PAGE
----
Writ: Order to Sheriff to produce William Dolton in court the first Monday in October next to answer a plea of trespass against Absolom Hooper to the damage of the sd. Hooper of £150. Writ returned October Court 1788. Declaration: Absolom Hooper vs. William Dolton. On the ____ day of ____ 1788 William Dolton was indebted to the aforesd. Absolom in the sum of £36:8 for money had and received to the (sic, apparently restarted) On the day and year aforesd. became further indebted to the aforesd. Absolom in sum of £36:8 for goods wares and merchandise sold and delivered to the aforesaid William by the aforesaid Absolom… Summary: Dolton repeatedly refused to pay, Absalom sued. Dolton’s attorney Joshua Love obtained an imparlance to July court 1790 at which time a jury found in favor of Hooper but in the sum of only £21:12. [Davidson County Court of Pleas and Quarter Sessions Records 1783-1790, page 216 etc.]
15 Oct 1788
Deed: Absolom Hooper and Elizabeth Hooper his wife to William Shaw, all of Davidson County, for £100, 130 acres on the waters of White’s Creek, it being part of Samuel Vernors preemption., Beginning at two hickories and elm standing in the west boundary of said preemption and running thence with said boundary line north 108 poles to an ash and elm, thence east 176 poles to an ash and elm, thence south 136 poles to two honey locusts on a branch of White’s Creek, thence west with said creek binding thereon 134 poles to an elm on said creek, thence N25W 26 poles to an ash, thence S65W 42 poles to the beginning… No witnesses mentioned. Acknowledged by Absolom Hooper in court 5 Jan 1789, Justinian Cartwright made oath that he saw Elizabeth Hooper sign. Recorded 20 Jan 1789 [Davidson County Deed Book A, page 289 and see Court Minutes 1783-1789, page 342 for acknowledgement.]
This is the only mention of Elizabeth Hooper. It isn’t clear whether her lack of participation in subsequent deeds represents her death or examples of the more or less routine omission of dower releases on the part of the county clerk.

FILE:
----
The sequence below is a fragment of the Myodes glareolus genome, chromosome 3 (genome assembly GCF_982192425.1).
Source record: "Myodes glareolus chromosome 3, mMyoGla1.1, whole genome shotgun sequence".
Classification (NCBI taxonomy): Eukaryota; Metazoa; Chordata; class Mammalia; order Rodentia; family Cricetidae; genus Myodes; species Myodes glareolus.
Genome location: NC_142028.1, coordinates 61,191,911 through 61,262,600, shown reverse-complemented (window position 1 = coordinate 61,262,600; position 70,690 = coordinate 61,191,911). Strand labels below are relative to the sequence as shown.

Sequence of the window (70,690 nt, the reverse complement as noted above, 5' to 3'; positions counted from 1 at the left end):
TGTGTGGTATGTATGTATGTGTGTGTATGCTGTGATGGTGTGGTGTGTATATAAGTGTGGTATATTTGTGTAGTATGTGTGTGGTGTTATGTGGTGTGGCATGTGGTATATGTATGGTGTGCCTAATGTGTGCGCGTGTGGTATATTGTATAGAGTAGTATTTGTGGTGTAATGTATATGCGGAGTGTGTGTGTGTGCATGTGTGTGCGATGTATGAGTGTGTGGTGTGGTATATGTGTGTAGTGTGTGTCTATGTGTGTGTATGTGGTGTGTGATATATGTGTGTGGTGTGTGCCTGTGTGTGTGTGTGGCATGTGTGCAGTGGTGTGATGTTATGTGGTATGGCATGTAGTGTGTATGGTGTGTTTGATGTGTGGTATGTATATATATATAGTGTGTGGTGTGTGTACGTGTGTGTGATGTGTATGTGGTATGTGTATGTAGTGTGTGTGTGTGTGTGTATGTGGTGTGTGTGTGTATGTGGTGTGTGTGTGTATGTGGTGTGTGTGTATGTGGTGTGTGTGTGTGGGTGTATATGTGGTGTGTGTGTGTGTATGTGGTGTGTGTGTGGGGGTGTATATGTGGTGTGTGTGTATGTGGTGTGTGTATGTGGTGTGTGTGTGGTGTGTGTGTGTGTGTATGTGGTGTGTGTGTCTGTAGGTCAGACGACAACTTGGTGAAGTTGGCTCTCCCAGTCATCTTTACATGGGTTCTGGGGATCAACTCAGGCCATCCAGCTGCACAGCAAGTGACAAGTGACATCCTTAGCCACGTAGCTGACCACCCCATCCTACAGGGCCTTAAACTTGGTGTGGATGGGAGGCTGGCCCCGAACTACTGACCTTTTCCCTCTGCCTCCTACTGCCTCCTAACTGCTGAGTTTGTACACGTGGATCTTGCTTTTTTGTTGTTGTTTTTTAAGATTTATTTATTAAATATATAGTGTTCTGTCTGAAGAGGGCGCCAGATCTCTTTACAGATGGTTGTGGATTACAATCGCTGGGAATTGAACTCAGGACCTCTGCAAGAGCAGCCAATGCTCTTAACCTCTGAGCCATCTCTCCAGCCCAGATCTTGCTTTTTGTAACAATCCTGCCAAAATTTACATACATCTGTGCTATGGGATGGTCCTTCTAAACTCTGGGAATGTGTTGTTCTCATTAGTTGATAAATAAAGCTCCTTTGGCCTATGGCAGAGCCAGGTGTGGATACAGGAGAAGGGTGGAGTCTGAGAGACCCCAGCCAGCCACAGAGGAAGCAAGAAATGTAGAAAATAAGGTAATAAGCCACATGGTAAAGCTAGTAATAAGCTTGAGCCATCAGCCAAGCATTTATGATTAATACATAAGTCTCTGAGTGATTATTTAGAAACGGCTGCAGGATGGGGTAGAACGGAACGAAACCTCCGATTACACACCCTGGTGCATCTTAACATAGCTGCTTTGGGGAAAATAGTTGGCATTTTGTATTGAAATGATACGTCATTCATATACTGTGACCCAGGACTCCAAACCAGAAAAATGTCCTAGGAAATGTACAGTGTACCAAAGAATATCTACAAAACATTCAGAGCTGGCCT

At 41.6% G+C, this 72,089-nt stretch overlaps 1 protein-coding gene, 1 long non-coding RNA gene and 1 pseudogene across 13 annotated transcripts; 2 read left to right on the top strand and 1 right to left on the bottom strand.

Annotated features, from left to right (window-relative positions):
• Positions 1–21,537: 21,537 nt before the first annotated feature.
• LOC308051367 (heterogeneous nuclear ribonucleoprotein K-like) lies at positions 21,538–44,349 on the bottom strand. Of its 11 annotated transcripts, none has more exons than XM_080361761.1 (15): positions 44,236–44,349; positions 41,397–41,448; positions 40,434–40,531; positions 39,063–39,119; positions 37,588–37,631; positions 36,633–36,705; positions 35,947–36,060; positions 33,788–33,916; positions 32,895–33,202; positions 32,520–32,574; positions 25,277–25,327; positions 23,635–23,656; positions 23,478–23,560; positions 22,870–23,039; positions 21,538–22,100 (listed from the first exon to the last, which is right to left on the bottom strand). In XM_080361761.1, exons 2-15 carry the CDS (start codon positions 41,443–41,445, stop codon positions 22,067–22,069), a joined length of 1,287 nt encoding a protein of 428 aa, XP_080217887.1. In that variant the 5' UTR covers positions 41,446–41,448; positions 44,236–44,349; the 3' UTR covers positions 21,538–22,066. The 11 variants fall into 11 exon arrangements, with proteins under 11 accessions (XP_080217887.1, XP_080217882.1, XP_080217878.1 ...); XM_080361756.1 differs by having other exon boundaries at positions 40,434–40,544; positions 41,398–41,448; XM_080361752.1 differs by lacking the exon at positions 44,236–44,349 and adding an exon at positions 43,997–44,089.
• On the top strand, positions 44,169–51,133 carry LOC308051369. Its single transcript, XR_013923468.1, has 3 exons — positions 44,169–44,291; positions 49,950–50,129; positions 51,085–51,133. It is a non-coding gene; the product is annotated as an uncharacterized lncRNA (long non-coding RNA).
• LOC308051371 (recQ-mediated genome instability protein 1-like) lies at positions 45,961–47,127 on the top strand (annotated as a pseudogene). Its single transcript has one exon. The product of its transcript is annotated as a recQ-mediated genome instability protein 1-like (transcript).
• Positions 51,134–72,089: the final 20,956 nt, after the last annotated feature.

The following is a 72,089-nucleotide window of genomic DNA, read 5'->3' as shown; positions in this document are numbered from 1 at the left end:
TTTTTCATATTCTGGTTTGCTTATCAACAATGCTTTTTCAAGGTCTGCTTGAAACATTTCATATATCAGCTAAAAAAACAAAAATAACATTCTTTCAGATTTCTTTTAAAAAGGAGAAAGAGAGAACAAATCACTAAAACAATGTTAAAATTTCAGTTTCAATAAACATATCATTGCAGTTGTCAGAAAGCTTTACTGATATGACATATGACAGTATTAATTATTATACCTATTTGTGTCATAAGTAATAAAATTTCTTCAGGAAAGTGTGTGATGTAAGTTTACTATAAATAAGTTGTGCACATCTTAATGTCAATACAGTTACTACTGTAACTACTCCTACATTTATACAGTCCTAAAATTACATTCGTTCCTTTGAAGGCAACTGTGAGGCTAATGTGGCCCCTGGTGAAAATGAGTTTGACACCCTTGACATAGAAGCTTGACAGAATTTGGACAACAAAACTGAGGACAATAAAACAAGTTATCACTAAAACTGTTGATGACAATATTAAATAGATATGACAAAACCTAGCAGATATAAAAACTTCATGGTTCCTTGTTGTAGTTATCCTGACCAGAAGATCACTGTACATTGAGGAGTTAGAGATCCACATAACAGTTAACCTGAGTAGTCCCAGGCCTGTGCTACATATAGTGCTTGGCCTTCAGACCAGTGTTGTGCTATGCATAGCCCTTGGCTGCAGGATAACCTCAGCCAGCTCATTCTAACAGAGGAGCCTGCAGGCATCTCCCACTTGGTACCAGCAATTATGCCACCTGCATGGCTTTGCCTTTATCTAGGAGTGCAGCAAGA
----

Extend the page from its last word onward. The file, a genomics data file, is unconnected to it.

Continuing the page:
Preemptions were no-charge grants of 640 acres made to men who were living in the Cumberland settlements before mid-1780 and who occupied their claims prior to 1782. It is instructive that the Hoopers did not qualify.
1 March 1789
Marriage Bond: William Hooper & Absolom Hooper bond for marriage of William Hooper and Sarah Hollis. [Davisdon County Loose Marriage Bonds]. Marriage License dated 4 March 1789: Wm. Hooper to Sarah Hollis. No return noted. [Davidson County Loose Marriage Bonds and Marriage Book 1, page 3.]
This is the second-earliest marriage license recorded in Davidson County. There are no marriage records prior to 1789.
James Hollis, who had been a near neighbor had moved about a year earlier to a home and mill on half one creek near the present village of Thomasville in western Cheatham County. He signed a petition to establish a new county west of Davidson in 1788 and in late 1788 the Davidson County court ordered a road to be built from James Hollis’s mill to Frederick Stump’s mill. Whether Sarah Hollis moved with her family or remained near the Hoopers isn’t clear, but William Hooper would eventually move to Montgomery County nearer her family.
6 July 1789
Deed: Absolom Hooper to Robert Weakley, both of Davidson County, for £200, 230 acres on the north side of Cumberland River and on both sides White’s Creek. Beginning at a poplar and beech on Peter Sides southwest corner as stands (inserted?) in the grant the land which was said Sides now belonging to Eleazer Hamilton running east 214 poles to a hickory and walnut, thence south 172 poles to an ash and elm, thence west 214 poles crossing White’s Creek to a stake, thence north 172 poles to the beginning… granted unto the said Absolom Hooper by the state of North Carolina aforesaid October 8, 1787… Signed: Absolom Hooper. No witnesses. Acknowledged by Hooper at July Ct. 1789. Recorded 22 July 1789. [Davidson County Deed Book A, page 340]
This is the initial land grant to Absalom Hooper, entered in 1784 and granted in 1787, on which Absalom Hooper may have lived during his first few years in Tennessee — note that the purchase price implies some degree of improvement to the land. Interestingly, he did not register the grant until a month after the sale (see above)
Exempted slaves were either disabled or under 12 or over 50.
20 August 1790
Land Entry: William Alford, assignee of John Howell (warrant #1442), 640 acres on east side of Elk Fork about one half mile above the widow Gibsons including a large spring known by the name Hooper’s Spring… [Davidson County Land Records 1788-1793, LDS Film 24632, p27.]